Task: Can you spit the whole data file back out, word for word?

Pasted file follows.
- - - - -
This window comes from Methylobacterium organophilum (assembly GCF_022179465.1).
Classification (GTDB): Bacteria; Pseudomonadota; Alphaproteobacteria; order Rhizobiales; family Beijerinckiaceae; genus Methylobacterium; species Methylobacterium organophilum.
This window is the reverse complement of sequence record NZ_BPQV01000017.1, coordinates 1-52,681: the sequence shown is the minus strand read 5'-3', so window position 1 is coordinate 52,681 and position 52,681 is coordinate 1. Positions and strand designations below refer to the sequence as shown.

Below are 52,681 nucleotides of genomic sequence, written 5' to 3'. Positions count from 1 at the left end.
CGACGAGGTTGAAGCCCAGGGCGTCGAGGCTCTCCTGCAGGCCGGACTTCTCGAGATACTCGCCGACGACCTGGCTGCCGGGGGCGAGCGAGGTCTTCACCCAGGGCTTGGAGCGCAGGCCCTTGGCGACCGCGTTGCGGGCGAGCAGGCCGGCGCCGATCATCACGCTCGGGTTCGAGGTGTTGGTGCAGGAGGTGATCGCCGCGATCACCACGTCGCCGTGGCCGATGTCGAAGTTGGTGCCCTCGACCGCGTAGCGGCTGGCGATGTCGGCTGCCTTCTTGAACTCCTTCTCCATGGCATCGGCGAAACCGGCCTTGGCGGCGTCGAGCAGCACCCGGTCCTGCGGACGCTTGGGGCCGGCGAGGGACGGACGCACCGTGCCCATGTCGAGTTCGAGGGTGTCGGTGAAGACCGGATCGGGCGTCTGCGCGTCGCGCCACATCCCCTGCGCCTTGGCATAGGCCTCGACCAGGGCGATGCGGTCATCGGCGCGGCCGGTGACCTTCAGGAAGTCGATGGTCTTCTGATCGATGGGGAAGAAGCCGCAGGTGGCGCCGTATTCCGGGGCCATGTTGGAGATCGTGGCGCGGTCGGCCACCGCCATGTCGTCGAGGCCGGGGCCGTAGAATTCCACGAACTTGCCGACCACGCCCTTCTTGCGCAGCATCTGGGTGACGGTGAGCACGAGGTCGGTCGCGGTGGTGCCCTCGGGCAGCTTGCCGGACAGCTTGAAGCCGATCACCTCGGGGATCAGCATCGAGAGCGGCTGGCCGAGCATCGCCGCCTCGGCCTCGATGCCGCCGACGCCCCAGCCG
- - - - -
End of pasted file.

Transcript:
This window comes from Methylobacterium organophilum (assembly GCF_022179465.1).
Classification (GTDB): Bacteria; Pseudomonadota; Alphaproteobacteria; order Rhizobiales; family Beijerinckiaceae; genus Methylobacterium; species Methylobacterium organophilum.
This window is the reverse complement of sequence record NZ_BPQV01000017.1, coordinates 1-52,681: the sequence shown is the minus strand read 5'-3', so window position 1 is coordinate 52,681 and position 52,681 is coordinate 1. Positions and strand designations below refer to the sequence as shown.

Below are 52,681 nucleotides of genomic sequence, written 5' to 3'. Positions count from 1 at the left end.
CGACGAGGTTGAAGCCCAGGGCGTCGAGGCTCTCCTGCAGGCCGGACTTCTCGAGATACTCGCCGACGACCTGGCTGCCGGGGGCGAGCGAGGTCTTCACCCAGGGCTTGGAGCGCAGGCCCTTGGCGACCGCGTTGCGGGCGAGCAGGCCGGCGCCGATCATCACGCTCGGGTTCGAGGTGTTGGTGCAGGAGGTGATCGCCGCGATCACCACGTCGCCGTGGCCGATGTCGAAGTTGGTGCCCTCGACCGCGTAGCGGCTGGCGATGTCGGCTGCCTTCTTGAACTCCTTCTCCATGGCATCGGCGAAACCGGCCTTGGCGGCGTCGAGCAGCACCCGGTCCTGCGGACGCTTGGGGCCGGCGAGGGACGGACGCACCGTGCCCATGTCGAGTTCGAGGGTGTCGGTGAAGACCGGATCGGGCGTCTGCGCGTCGCGCCACATCCCCTGCGCCTTGGCATAGGCCTCGACCAGGGCGATGCGGTCATCGGCGCGGCCGGTGACCTTCAGGAAGTCGATGGTCTTCTGATCGATGGGGAAGAAGCCGCAGGTGGCGCCGTATTCCGGGGCCATGTTGGAGATCGTGGCGCGGTCGGCCACCGCCATGTCGTCGAGGCCGGGGCCGTAGAATTCCACGAACTTGCCGACCACGCCCTTCTTGCGCAGCATCTGGGTGACGGTGAGCACGAGGTCGGTCGCGGTGGTGCCCTCGGGCAGCTTGCCGGACAGCTTGAAGCCGATCACCTCGGGGATCAGCATCGAGAGCGGCTGGCCGAGCATCGCCGCCTCGGCCTCGATGCCGCCGACGCCCCAGCCG